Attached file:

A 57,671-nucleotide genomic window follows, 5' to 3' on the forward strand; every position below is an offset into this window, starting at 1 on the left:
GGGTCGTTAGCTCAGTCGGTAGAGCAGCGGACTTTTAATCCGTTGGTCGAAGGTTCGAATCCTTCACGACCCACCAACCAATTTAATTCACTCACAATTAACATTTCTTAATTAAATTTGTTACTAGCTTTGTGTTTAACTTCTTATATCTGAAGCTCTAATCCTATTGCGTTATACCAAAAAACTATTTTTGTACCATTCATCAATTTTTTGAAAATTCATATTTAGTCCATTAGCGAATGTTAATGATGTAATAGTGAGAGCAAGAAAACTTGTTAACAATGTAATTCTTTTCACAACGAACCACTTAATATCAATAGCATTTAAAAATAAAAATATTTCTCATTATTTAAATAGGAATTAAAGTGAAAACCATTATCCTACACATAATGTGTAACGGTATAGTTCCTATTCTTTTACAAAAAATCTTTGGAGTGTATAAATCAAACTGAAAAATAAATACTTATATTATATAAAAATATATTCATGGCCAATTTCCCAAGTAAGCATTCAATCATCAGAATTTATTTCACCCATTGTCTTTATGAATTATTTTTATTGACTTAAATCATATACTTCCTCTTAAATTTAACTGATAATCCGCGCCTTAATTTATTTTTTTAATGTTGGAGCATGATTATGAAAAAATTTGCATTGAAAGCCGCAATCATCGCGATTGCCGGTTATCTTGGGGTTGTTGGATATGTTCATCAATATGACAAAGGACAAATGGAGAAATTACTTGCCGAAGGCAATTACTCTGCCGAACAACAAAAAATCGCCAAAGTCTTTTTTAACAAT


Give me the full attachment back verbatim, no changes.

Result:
A 57,671-nucleotide genomic window follows, 5' to 3' on the forward strand; every position below is an offset into this window, starting at 1 on the left:
GGGTCGTTAGCTCAGTCGGTAGAGCAGCGGACTTTTAATCCGTTGGTCGAAGGTTCGAATCCTTCACGACCCACCAACCAATTTAATTCACTCACAATTAACATTTCTTAATTAAATTTGTTACTAGCTTTGTGTTTAACTTCTTATATCTGAAGCTCTAATCCTATTGCGTTATACCAAAAAACTATTTTTGTACCATTCATCAATTTTTTGAAAATTCATATTTAGTCCATTAGCGAATGTTAATGATGTAATAGTGAGAGCAAGAAAACTTGTTAACAATGTAATTCTTTTCACAACGAACCACTTAATATCAATAGCATTTAAAAATAAAAATATTTCTCATTATTTAAATAGGAATTAAAGTGAAAACCATTATCCTACACATAATGTGTAACGGTATAGTTCCTATTCTTTTACAAAAAATCTTTGGAGTGTATAAATCAAACTGAAAAATAAATACTTATATTATATAAAAATATATTCATGGCCAATTTCCCAAGTAAGCATTCAATCATCAGAATTTATTTCACCCATTGTCTTTATGAATTATTTTTATTGACTTAAATCATATACTTCCTCTTAAATTTAACTGATAATCCGCGCCTTAATTTATTTTTTTAATGTTGGAGCATGATTATGAAAAAATTTGCATTGAAAGCCGCAATCATCGCGATTGCCGGTTATCTTGGGGTTGTTGGATATGTTCATCAATATGACAAAGGACAAATGGAGAAATTACTTGCCGAAGGCAATTACTCTGCCGAACAACAAAAAATCGCCAAAGTCTTTTTTAACAAT